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Home » Early Retirement

The Crossover Point & Financial Independence

Last updated by on 6 Comments

If you’ve read Your Money or Your Life, you know what the “Crossover Point” is.

And once that seed has been planted, it’s hard to forget about it.

If you don’t know what it is, I’ll give you an overview and some tools.

I recently read and reviewed the personal finance classic Your Money or Your Life (YMOYL), and the Crossover Point was one of the key concepts that really stood out to me.

I am not sure if the YMOYL authors originally came up with this concept or coined it, but they are often credited with the concept.

If you’re kind of aimlessly saving without any hope for financial independence, it can be a pretty profound concept.

So what is this “Crossover Point”?

The Crossover Point Definition

The Crossover Point is simply the point in time when your income from investments surpasses your expenses.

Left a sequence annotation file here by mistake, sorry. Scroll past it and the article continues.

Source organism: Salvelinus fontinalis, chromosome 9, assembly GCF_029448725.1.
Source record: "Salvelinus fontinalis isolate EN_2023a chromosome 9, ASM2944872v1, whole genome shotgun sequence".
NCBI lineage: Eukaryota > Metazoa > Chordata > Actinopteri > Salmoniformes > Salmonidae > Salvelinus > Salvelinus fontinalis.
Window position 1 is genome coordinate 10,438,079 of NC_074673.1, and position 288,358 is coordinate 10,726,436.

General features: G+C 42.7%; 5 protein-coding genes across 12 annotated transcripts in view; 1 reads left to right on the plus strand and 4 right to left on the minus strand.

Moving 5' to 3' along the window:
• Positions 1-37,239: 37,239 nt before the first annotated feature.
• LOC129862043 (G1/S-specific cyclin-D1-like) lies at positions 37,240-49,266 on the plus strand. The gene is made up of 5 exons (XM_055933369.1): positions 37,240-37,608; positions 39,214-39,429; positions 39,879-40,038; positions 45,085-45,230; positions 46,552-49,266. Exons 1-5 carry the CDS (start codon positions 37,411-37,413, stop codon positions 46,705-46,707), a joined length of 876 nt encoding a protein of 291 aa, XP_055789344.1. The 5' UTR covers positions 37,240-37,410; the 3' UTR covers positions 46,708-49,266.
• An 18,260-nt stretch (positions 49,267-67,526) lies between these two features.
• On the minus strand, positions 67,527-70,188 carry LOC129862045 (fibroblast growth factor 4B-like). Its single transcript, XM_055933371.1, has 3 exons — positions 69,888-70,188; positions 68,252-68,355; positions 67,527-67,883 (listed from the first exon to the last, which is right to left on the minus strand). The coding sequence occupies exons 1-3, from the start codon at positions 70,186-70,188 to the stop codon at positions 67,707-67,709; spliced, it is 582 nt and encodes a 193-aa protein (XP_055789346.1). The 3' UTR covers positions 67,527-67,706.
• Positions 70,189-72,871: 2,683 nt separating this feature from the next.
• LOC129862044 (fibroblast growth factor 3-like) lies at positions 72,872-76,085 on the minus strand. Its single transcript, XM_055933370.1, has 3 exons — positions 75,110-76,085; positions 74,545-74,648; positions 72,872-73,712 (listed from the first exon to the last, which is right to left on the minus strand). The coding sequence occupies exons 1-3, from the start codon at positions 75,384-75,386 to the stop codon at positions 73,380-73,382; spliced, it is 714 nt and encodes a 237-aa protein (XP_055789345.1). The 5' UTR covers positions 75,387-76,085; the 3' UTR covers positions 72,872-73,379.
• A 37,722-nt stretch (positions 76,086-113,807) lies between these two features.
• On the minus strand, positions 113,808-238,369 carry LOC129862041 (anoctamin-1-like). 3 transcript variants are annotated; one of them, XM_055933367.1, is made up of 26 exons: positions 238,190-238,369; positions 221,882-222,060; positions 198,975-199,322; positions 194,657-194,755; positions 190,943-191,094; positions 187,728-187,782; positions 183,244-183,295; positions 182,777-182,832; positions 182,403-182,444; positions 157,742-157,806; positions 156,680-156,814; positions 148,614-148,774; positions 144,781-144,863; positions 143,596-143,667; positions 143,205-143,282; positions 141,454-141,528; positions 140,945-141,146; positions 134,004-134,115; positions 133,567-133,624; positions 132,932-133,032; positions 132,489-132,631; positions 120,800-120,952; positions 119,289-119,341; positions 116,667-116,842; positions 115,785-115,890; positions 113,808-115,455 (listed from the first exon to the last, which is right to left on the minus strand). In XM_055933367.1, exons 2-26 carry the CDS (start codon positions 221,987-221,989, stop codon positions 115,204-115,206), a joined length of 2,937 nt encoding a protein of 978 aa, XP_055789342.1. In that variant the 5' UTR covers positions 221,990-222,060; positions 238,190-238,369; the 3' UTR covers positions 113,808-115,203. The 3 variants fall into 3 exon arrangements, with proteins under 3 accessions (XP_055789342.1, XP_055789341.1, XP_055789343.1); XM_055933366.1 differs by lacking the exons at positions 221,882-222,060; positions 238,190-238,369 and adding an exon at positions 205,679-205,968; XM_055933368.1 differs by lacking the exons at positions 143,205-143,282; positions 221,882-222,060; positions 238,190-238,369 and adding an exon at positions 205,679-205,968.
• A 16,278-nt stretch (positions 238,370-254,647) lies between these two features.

For a graphical representation, here is the example given in YMOYL:

crossover point

Your trend of monthly income, expenses, and investment income may vary, but what’s important is that your investment income intersect and surpass your monthly expenses.

Where does income come in? Well, you need income to generate investment income, of course.

Does the Crossover Point Equal Financial Independence?

In our recent discussion of financial independence, we spent a lot of time discussing the “qualitative” definition of financial independence. I described my qualitative definition as:

“Living comfortably and doing what I want with my time without concern about how much income I earn.”